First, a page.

Vibrio parahaemolyticus [Vp] is a Gram-negative bacterium indigenous to marine coastal waters. Vp is also the causative agent of a mild to severe gastroenteritis associated with the consumption of raw or undercooked seafood. The majority of infections are caused by a genetically distinct ecotype commonly referred to as the pandemic clonal complex. However, localized outbreaks associated with non-pandemic ecotypes are frequently reported. In the East Pacific, two such ecotypes, identified as ST65 and ST417 by multilocus sequence typing, have been associated with outbreaks in Peru, Chile and the United States. In this study, we sequenced and assembled draft genomes from 4 clinical isolates (ST65: 3328, 3355; ST417: 3646, 3631) that were positive for both the thermostable direct hemolysin (tdh) and thermostable direct-related hemolysin (trh). When compared with the pandemic type strain (V. parahaemolyticus RIMD2210633), each of these isolates harbored more than 400 Kb of novel genetic material. Proteins encoded by this novel genetic material include CcdA-CcdB toxin-antitoxin systems, an efflux pump belonging to the multidrug and toxic efflux (MATE) family, and a repeats-in-toxin (RTX) gene cluster. These features share significant homology and synteny with virulence-associated features found in clinical V. vulnificus and Escherichia coli strains. We hypothesize that these features contribute to a pathogenic phenotype. The identification and characterization of multiple clinical ecotypes could improve efforts aimed at preventing V. parahaemolyticus infections. Further, a greater understanding of the species’ biogeography may lead to a more effective public health response.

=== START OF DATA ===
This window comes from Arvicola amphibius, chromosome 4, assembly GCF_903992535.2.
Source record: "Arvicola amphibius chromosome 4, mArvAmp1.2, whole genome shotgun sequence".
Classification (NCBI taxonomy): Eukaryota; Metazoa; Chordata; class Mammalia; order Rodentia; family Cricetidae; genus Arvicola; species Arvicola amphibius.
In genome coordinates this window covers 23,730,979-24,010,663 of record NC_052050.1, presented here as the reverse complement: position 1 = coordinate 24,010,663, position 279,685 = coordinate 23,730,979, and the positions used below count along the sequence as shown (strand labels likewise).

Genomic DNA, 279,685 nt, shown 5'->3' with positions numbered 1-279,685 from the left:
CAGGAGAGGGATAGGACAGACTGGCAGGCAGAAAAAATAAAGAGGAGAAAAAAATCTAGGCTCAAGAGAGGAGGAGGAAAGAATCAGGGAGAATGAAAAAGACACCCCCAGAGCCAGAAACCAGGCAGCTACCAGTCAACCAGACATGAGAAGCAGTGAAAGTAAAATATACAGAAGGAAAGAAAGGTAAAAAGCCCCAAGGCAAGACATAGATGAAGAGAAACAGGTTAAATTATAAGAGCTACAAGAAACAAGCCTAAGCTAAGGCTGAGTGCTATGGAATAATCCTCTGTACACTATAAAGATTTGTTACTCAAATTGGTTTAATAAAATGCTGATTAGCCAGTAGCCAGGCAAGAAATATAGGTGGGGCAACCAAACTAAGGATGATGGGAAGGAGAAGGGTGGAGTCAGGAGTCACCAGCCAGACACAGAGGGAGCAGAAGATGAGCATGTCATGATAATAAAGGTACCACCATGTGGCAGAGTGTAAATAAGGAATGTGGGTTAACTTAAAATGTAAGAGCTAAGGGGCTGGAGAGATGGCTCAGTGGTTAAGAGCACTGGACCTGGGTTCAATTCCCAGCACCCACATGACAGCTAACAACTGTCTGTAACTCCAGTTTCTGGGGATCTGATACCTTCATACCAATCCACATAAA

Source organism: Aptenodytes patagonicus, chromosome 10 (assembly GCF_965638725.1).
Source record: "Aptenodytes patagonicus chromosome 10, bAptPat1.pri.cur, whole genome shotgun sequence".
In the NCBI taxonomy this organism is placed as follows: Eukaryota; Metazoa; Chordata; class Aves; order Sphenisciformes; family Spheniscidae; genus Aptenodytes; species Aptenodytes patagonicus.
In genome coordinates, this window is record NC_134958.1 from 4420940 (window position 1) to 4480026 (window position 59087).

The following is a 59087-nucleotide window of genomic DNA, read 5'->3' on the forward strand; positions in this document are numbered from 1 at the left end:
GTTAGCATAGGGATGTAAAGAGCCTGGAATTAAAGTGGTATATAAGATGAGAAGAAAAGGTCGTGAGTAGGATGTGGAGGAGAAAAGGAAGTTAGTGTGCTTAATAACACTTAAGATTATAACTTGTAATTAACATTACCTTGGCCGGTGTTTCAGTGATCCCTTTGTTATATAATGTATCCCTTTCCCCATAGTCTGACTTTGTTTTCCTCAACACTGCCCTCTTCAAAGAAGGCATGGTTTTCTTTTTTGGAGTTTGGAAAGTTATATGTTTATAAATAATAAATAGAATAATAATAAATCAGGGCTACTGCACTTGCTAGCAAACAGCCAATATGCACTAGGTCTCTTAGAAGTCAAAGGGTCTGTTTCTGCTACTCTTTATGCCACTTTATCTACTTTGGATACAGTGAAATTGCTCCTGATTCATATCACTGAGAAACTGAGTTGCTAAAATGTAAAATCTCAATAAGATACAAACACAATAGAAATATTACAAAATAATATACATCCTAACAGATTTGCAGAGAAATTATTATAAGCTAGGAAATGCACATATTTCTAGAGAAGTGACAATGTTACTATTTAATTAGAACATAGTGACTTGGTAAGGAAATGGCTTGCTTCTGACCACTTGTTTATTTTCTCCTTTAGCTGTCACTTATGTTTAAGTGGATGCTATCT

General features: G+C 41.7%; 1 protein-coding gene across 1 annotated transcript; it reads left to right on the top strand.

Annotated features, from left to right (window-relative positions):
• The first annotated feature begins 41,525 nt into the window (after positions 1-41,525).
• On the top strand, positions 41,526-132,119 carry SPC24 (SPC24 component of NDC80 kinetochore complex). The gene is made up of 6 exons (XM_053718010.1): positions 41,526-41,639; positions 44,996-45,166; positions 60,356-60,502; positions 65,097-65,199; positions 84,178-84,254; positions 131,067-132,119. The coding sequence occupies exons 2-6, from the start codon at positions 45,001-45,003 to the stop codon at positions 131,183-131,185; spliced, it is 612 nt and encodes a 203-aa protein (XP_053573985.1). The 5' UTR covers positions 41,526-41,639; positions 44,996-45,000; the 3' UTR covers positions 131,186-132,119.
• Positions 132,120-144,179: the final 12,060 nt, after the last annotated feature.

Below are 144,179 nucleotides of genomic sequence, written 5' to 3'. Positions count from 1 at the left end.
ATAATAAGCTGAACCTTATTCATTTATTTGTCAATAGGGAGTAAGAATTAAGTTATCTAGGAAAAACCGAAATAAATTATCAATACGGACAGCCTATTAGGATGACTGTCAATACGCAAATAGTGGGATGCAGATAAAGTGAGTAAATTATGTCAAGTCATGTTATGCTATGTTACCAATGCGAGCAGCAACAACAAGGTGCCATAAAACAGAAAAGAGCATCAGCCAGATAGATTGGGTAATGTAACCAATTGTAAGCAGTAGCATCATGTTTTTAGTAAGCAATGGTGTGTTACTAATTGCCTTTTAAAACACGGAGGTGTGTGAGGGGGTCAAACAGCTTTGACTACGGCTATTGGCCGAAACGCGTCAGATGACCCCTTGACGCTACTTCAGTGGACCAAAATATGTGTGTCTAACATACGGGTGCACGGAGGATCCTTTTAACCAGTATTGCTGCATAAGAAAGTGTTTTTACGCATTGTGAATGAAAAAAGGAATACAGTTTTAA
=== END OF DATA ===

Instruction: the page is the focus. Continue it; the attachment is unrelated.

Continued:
Genome Sequencing and Analysis of a Highly Virulent Vibrio parahaemolyticus Strain Isolated from the Marine Environment

Marci Parks1, Emille Moreno1, Lee Pinnell1, James Tallman1,Rohinee Paranjpye2 and Jeffrey W. Turner1

1Texas A&M University at Corpus Christi, TX and 2NOAA’s Northwest Fisheries Science Center, Seattle, WA

Vibrio parahaemolyticus [Vp] is a Gram-negative bacterium and a natural inhabitant of coastal marine ecosystems worldwide. Vp is also a coincidental pathogen of humans. Virulent strains are commonly identified by the presence of the thermostable direct (tdh) or tdh-related (trh) hemolysin genes. However, virulence is multifaceted and many clinical Vp isolates do not carry tdh or trh. In this study, we sequenced and assembled the draft genome of a tdh and trh-negative environmental isolate (805) shown previously to be highly virulent in zebrafish. To investigate potential mechanisms of virulence, we compared 805 to the clinical V. parahaemolyticus type strain (RIMD2210633). Pairwise comparison revealed the presence of multiple genomic regions including an IncF conjugative pilus (1.3 Kb) and a colicin V plasmid (1.49 Kb). These features are homologous to genomic regions present in clinical V. vulnificus and V. cholerae strains. Genome comparison also revealed the presence of five toxin-antitoxin systems. Isolate 805 likely attained these new features through the lateral acquisition of mobile genomic material – a hypothesis supported by the aberrant GC content of these regions. Colicin V plasmids are a diverse group of IncF plasmids found in invasive bacterial strains. Similarly, an abundance of toxin-antitoxin systems have been linked to virulence in Gram-negative bacteria. Current efforts are focused on characterizing 142 coding features present in 805 but absent from the type strain.